Even on trial, Stevens pulls in earmarks
By Roxana Tiron
from THE HILL 09/16/08
Sen. Ted Stevens (R-Alaska) is busy fending off federal charges and scrambling to retain his seat, but that hasn’t affected his appetite for earmarks. Stevens has secured the most earmarks in the Senate defense appropriations bill, according to an analysis by The Hill. The Hill reviewed projects requested by individual members that made it into the spending measure. Stevens’s earmark share in the defense bill is more than $200 million. The indicted senator is likely to tout that haul on the campaign trail.
Senate appropriators recently disclosed close to $3 billion in project requests that were not included in the Pentagon’s budget request for fiscal 2009, according to a calculation by The Hill and Taxpayers for Common Sense (TCS). That is more than $2 billion less than what the Senate disclosed last year. Sens. Stevens and Thad Cochran (R-Miss.), the ranking member of the Senate Appropriations Committee, top the list with about $215 million in earmarks each.
Stevens stands out because he made the majority of requests by himself, sharing only a few with Sen. Lisa Murkowski (R-Alaska). By comparison, many of Cochran’s requests come together with Sen. Roger Wicker (R-Miss.) or other senators.
Stevens relinquished his spot as the ranking member of the Senate Appropriations Defense panel in July after being charged with seven counts of concealing more than $250,000 worth of home renovations and gifts from a now-defunct oil-services company, Veco Corp. Cochran stepped in as the ranking member of the Defense panel to replace Stevens. The longest-serving Republican senator has pleaded not guilty and is hoping to clear his name before he faces Anchorage Mayor Mark Begich (D) in the November election. Stevens last month easily won the GOP primary.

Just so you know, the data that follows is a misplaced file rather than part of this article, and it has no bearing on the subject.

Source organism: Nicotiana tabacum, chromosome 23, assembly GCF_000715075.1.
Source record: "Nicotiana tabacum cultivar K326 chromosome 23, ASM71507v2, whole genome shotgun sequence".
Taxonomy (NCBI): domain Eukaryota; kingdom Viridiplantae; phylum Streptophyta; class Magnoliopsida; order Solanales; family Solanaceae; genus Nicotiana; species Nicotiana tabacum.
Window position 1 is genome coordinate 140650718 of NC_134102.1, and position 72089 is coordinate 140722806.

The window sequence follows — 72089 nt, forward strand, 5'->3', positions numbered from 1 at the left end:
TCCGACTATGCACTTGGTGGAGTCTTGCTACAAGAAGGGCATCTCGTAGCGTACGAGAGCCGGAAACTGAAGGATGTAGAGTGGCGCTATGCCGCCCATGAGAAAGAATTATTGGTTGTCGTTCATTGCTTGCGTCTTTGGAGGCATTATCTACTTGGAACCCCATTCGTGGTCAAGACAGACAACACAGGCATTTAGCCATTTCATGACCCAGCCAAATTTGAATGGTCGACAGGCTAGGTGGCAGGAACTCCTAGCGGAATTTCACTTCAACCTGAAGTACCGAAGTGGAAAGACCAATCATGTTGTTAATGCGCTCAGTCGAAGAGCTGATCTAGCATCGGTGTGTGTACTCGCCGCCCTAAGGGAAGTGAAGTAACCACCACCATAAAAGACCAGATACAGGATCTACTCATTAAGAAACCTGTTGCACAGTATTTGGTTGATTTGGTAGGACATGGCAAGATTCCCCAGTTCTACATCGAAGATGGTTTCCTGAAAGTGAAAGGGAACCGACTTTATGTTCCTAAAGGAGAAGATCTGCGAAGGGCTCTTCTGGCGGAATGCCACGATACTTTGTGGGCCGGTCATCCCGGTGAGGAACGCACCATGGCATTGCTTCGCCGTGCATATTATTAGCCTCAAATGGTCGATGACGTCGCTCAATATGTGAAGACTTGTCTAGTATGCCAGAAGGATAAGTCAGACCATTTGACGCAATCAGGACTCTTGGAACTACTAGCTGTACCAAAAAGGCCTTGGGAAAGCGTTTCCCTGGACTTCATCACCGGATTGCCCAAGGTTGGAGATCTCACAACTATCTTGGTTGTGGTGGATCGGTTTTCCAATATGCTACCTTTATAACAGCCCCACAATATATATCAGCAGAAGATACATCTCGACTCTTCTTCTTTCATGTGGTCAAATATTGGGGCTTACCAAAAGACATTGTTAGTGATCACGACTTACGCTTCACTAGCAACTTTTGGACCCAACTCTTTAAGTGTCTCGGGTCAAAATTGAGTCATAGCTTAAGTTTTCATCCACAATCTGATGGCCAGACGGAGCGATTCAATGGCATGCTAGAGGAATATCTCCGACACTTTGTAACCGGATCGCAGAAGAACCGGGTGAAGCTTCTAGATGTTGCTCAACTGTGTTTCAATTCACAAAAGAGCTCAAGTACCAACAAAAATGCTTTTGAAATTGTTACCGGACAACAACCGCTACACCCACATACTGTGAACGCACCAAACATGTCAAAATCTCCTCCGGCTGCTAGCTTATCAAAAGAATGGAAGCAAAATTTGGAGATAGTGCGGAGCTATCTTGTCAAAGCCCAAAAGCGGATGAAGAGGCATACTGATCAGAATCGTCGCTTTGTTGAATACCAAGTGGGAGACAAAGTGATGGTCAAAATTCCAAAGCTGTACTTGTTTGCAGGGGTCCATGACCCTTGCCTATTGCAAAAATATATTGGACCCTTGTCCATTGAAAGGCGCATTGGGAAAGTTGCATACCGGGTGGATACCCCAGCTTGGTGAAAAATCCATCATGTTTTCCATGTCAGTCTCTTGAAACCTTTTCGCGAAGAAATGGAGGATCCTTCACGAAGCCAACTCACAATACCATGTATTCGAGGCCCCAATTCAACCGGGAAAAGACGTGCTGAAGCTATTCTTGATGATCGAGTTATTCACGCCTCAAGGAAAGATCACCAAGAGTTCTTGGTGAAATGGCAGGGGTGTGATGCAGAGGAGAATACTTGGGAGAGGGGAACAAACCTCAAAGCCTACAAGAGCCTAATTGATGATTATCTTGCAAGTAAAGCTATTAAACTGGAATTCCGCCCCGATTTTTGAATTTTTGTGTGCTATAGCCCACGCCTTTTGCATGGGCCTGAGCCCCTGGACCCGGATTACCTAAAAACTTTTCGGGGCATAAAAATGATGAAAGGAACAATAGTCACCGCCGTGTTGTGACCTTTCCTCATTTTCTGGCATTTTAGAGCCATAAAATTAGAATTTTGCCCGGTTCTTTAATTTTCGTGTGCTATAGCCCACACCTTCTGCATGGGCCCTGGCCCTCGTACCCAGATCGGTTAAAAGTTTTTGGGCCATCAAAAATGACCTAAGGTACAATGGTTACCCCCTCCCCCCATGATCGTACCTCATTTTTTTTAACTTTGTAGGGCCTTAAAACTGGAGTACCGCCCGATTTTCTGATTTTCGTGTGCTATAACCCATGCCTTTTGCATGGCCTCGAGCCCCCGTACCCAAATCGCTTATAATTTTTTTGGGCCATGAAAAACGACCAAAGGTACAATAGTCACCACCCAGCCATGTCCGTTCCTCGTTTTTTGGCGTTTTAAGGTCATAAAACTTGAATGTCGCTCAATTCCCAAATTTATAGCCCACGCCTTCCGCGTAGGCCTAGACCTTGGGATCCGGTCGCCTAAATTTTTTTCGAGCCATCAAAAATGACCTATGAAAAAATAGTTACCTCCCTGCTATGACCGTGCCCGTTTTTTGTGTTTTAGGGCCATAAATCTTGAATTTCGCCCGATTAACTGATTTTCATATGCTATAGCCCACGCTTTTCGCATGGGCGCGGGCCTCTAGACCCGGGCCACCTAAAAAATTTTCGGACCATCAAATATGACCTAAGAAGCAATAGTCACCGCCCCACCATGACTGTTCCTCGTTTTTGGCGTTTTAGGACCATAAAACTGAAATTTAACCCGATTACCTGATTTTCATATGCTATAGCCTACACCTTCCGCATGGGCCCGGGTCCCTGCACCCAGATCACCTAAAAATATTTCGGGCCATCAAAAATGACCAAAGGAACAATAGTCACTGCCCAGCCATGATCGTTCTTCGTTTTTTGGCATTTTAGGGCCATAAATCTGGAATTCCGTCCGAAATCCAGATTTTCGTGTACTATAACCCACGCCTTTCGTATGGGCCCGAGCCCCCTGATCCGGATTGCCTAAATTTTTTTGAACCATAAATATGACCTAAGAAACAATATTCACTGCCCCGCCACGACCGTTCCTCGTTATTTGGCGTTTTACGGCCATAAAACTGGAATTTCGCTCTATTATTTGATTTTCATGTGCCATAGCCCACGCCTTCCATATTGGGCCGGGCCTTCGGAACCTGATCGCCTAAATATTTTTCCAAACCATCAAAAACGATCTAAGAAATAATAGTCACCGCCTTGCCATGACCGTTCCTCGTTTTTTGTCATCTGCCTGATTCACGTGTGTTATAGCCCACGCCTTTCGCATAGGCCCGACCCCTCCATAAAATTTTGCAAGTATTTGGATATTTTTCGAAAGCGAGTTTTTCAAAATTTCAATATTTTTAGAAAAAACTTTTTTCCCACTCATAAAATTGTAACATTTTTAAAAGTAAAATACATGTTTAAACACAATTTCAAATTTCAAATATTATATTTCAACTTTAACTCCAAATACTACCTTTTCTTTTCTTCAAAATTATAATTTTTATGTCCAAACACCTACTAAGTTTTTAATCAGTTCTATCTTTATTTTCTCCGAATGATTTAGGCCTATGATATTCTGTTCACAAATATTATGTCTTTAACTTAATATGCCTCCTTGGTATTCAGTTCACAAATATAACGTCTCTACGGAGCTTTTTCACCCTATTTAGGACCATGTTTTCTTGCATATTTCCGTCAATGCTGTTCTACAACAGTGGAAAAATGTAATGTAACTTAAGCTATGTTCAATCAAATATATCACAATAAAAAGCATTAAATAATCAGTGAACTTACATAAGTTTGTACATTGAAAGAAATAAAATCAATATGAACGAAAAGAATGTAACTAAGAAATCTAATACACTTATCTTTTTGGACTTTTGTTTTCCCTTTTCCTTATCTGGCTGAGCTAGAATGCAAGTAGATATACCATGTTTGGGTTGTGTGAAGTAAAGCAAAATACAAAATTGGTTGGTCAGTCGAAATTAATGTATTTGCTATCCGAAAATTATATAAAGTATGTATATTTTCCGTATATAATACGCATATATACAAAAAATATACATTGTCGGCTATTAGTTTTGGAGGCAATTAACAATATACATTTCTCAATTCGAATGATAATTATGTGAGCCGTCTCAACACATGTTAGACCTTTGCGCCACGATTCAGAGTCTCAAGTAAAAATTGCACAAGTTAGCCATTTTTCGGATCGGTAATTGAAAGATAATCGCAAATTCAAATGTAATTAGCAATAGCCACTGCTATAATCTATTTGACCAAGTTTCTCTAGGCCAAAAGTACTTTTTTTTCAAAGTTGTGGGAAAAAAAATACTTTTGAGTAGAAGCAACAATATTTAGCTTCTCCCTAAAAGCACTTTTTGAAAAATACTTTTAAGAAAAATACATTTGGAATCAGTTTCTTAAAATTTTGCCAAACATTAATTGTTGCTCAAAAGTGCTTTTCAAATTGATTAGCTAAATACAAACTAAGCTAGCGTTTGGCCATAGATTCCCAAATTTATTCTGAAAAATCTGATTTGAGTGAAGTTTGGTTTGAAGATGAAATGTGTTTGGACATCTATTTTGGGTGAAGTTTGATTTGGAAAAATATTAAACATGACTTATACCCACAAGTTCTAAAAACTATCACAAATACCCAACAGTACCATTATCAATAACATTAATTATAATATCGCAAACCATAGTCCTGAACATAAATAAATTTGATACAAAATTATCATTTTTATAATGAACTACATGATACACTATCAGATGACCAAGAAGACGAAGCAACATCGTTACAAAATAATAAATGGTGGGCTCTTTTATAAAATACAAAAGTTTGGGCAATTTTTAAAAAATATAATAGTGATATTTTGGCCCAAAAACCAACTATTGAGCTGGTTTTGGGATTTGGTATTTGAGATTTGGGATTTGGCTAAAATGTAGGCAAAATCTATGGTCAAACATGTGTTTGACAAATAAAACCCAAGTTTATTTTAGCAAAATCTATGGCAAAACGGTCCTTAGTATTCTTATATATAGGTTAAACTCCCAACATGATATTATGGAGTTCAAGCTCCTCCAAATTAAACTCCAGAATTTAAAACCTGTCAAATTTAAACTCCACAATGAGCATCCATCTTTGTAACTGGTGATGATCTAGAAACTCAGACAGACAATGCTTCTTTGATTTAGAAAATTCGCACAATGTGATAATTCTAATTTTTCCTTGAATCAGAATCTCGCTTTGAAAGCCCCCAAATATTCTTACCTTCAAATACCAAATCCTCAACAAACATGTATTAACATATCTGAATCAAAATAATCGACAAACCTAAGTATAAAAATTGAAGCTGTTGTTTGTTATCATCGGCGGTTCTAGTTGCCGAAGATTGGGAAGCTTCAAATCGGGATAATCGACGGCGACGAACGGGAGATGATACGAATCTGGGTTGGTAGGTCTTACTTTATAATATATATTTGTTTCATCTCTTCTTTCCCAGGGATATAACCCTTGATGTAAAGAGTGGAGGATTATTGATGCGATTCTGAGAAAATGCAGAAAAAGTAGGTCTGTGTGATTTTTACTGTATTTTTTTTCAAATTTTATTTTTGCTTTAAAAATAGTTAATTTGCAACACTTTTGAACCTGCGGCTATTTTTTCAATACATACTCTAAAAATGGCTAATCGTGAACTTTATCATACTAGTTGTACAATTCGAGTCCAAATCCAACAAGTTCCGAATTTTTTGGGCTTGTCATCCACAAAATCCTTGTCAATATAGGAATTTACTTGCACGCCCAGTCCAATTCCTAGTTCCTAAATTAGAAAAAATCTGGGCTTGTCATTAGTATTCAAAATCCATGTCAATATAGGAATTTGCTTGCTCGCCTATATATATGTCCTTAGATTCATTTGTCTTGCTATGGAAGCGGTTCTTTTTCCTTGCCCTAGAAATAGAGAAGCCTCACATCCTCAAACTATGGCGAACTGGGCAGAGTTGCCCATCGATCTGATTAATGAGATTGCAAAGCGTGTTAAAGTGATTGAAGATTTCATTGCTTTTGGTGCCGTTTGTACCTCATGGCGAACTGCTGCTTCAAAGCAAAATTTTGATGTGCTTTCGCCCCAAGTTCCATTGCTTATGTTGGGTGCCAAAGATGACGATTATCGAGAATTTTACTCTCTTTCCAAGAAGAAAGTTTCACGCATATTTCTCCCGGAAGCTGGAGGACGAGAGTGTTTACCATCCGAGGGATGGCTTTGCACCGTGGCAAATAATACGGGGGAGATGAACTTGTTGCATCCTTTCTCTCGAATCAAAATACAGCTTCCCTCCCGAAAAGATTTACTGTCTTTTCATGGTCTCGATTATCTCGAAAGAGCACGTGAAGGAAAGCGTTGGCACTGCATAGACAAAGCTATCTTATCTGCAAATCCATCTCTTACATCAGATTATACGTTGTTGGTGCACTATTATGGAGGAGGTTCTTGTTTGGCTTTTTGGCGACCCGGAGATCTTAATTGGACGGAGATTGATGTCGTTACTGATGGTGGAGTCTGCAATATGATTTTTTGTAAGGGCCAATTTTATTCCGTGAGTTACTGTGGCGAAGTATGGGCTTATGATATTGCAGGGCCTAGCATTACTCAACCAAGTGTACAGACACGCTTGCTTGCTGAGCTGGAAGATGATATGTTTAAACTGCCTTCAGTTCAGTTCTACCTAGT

In fiscal 2008, Cochran and Stevens emerged as the biggest earmark winners across all appropriations bills, according to an analysis conducted by TCS, a nonpartisan watchdog group that tracks earmarks and federal spending.
The majority members usually receive 60 percent of the earmarks; the minority, 40 percent. The two veteran lawmakers have been known to split the earmark amount almost down the middle. Stevens has some close friends on the committee, said TCS’s Keith Ashdown.
“His friends are giving him the juice to go back to his constituents and remind them that he delivers for the state of Alaska,” said Ashdown. “ He's in the fight for his political life."
Ashdown added that this time around, “His buddies that he has known for decades and legislated with … have packed this bill with projects for Alaska to make sure that he can show that his experience and what he can bring home should matter in this election. This will be incredibly important for him.”
For the 2009 defense bill, Inouye secured $200 million — a close second to Stevens and Cochran. Stevens touted some of his earmarks as well as his close working relationship with Inouye in a press release. His office sent the press release (which is also posted on the senator’s website) when The Hill requested comment for this article. According to Ashdown, Stevens did not make it a habit to post press releases touting earmarks in the past. This year, with a tough political challenge, Stevens’s achievements are front and center. Among the projects Stevens’s office boasted are: $500,000 for wind power construction at Tin City, Alaska; $10 million for a coal-to-liquids facility at Eielson Air Force Base, Alaska; $61.3 million for Air Force and Army ranges in Alaska to improve readiness and interoperability, and $16 million for a C-17 assault landing zone in interior Alaska. Stevens also secured $3 million for the Alaskan National Guard’s counter-drug program, $2 million for hibernation genomics and $4 million for the research and development of an Arctic regional computer. Cochran’s office did not comment for this article.
Meanwhile, Sen. Robert Byrd (D-W.Va.), the dean of Senate appropriations, secured about $170 million in earmarks, according to the disclosure in the bill.